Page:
Dorothy M. Bennett, Appellant, v. Margaret M. Heckler, Secretary of Health and Human Services, Appellee, 813 F.2d 400 (4th Cir. 1986)Annotate this Case
Before PHILLIPS and SPROUSE, Circuit Judges, and BUTZNER, Senior Circuit Judge.
Janet L. Todd, for appellant.
James C. Breeden (Beverly Dennis, III, Chief Counsel; Charlotte Hardnett, Supervisory Assistant Regional Counsel; Heather L. Anderson, Assistant Regional Counsel; David A. Faber, United States Attorney; Sarah G. Sullivan, Assistant United States Attorney, on brief), for appellee.
BUTZNER, Senior Circuit Judge:
The district court held that the Secretary's determination that Dorothy Bennett was not entitled to widow's insurance benefits because she was not disabled was supported by substantial evidence. We affirm.
* Bennett's husband died on August 27, 1982. Bennett was 58 years old at the time. In order to receive widow's insurance benefits prior to her 60th birthday, she must establish that she is disabled. 42 U.S.C. § 402(e) (1) (B) (1982). She alleged in her amended claim that she became disabled on March 1, 1982.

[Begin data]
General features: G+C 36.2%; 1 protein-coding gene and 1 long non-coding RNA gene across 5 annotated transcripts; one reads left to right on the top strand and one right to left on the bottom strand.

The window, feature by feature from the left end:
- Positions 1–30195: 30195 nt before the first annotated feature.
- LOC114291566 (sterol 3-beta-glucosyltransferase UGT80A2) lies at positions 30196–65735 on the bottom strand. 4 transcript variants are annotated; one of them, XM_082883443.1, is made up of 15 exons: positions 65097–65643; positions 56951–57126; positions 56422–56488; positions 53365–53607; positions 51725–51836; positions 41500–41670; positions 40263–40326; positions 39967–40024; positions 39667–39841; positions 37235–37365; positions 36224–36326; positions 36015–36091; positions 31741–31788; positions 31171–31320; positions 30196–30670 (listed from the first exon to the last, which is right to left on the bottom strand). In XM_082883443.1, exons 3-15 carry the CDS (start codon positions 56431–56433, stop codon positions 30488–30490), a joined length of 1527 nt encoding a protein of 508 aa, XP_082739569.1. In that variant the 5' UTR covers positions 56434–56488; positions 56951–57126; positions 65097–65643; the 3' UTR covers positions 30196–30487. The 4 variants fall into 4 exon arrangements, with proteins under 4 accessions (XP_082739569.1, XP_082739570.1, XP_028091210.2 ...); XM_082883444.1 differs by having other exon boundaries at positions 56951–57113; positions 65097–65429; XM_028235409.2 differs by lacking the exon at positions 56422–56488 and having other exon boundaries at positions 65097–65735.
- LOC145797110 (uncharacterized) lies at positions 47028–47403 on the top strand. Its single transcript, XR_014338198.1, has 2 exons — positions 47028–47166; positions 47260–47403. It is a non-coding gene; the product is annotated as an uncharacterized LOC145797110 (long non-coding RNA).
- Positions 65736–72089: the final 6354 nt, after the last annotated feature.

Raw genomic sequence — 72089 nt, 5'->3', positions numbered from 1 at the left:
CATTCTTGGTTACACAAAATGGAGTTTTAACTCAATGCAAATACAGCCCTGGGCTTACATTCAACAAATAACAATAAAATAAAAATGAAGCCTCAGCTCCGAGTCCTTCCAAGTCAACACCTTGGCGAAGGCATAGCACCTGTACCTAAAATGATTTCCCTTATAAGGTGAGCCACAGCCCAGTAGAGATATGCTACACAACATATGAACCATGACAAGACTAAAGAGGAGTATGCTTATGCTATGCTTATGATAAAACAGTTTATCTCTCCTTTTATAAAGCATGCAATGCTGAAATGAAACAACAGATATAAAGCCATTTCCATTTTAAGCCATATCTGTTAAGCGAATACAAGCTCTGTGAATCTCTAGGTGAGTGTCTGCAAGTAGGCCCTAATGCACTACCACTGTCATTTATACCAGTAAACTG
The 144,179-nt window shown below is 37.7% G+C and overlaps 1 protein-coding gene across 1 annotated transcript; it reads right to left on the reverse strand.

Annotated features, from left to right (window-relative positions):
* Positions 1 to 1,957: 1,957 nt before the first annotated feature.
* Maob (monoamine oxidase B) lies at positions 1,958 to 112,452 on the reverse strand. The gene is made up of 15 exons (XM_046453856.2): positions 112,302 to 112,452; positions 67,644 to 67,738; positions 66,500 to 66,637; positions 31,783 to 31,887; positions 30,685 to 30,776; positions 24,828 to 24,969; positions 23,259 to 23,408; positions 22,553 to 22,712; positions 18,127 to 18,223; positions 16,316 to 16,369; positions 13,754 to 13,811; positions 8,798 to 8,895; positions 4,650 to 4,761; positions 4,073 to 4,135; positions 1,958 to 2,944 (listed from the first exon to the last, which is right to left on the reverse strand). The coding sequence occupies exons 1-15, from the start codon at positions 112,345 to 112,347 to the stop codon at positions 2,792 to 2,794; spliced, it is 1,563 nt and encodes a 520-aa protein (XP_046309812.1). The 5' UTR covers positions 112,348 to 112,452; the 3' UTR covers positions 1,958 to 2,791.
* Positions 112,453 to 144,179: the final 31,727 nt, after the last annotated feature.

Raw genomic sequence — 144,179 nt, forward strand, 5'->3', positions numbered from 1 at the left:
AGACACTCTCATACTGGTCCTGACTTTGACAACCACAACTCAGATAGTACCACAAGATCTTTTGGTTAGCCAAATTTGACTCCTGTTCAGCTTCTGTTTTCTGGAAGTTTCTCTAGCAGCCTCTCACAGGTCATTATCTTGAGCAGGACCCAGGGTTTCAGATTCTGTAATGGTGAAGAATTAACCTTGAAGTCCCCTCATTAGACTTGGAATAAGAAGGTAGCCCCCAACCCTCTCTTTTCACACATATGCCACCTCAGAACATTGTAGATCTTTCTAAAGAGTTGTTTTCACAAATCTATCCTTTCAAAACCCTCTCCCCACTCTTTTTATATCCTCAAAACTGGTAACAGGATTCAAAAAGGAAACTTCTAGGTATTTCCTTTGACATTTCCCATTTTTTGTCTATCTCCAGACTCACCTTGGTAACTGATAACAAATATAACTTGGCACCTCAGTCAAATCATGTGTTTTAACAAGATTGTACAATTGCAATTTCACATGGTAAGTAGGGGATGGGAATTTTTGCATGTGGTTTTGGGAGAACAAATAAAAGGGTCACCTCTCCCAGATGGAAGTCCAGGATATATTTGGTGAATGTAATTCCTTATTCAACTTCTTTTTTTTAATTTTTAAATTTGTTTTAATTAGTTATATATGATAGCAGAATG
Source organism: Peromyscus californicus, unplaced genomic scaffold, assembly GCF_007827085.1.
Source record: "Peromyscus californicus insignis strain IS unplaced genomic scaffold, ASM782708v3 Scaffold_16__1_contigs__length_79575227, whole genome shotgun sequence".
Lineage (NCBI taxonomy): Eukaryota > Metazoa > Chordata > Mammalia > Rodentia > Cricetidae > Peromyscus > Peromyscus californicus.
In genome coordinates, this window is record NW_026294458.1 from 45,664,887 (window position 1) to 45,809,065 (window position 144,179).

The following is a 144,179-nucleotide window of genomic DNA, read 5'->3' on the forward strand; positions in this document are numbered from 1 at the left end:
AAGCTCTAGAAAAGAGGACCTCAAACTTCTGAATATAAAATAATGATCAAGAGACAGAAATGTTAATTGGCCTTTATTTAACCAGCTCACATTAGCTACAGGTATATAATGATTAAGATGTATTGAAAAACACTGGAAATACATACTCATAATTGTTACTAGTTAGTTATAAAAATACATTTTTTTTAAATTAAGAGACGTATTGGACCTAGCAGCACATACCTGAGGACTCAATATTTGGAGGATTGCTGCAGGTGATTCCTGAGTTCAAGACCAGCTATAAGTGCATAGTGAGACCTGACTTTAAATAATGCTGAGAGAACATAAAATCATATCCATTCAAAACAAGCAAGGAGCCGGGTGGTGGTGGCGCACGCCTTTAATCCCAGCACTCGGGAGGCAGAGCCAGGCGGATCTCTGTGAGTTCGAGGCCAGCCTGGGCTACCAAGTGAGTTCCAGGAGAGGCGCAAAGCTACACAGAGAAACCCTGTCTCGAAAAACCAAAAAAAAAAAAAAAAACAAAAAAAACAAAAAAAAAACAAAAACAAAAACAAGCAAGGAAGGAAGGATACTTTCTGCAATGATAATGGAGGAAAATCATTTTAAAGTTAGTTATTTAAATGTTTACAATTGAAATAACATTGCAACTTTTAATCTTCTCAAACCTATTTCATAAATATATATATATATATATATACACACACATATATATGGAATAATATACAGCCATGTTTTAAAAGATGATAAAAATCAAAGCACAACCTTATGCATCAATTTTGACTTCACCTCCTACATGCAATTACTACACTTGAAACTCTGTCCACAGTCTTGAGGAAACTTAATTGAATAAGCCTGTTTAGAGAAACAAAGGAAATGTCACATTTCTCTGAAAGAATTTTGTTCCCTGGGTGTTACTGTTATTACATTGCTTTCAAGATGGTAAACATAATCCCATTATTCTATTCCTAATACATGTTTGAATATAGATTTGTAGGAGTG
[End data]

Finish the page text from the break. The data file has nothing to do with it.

Bennett has been diagnosed as suffering from obesity, hypertension, arteriosclerotic heart disease, angina pectoris, osteoarthritis of the spine and hip, and chronic venous insufficiency with edema in her legs. She reports additional ailments, but the clinical evidence establishes that these ailments are not of sufficient severity or duration to affect her disability status.
Dr. Jack Woodrum has treated Bennett since 1971. He stated that she was not a suitable candidate for gainful employment. Dr. Rogelio Lim, Dr. Wyson Curry, and Dr. Dominic Gaziano reviewed Bennett's medical records on behalf of the Social Security Administration. They concluded that she was not disabled.
The administrative law judge reviewed Bennett's impairments and placed particular emphasis on her complaints of angina, hypertension, and chronic venous insufficiency. The ALJ rejected Dr. Gaziano's opinion on the ground that he did not give sufficient consideration to the combined effect of Bennett's impairments. The ALJ did not discuss the reports of Dr. Lim and Dr. Curry. The ALJ concluded that Bennett was disabled because of her combined impairments since March 1, 1982. The ALJ issued his decision on May 26, 1983.
On August 15, 1983, the Appeals Council reopened the ALJ's decision. It found that Bennett "has the following impairments: obesity; venous insufficiency of the lower extremities; hypertension; osteoarthritis; and possible arteriosclerotic heart disease." The Appeals Council rejected the ALJ's finding that Bennett suffers from angina pectoris. It stated: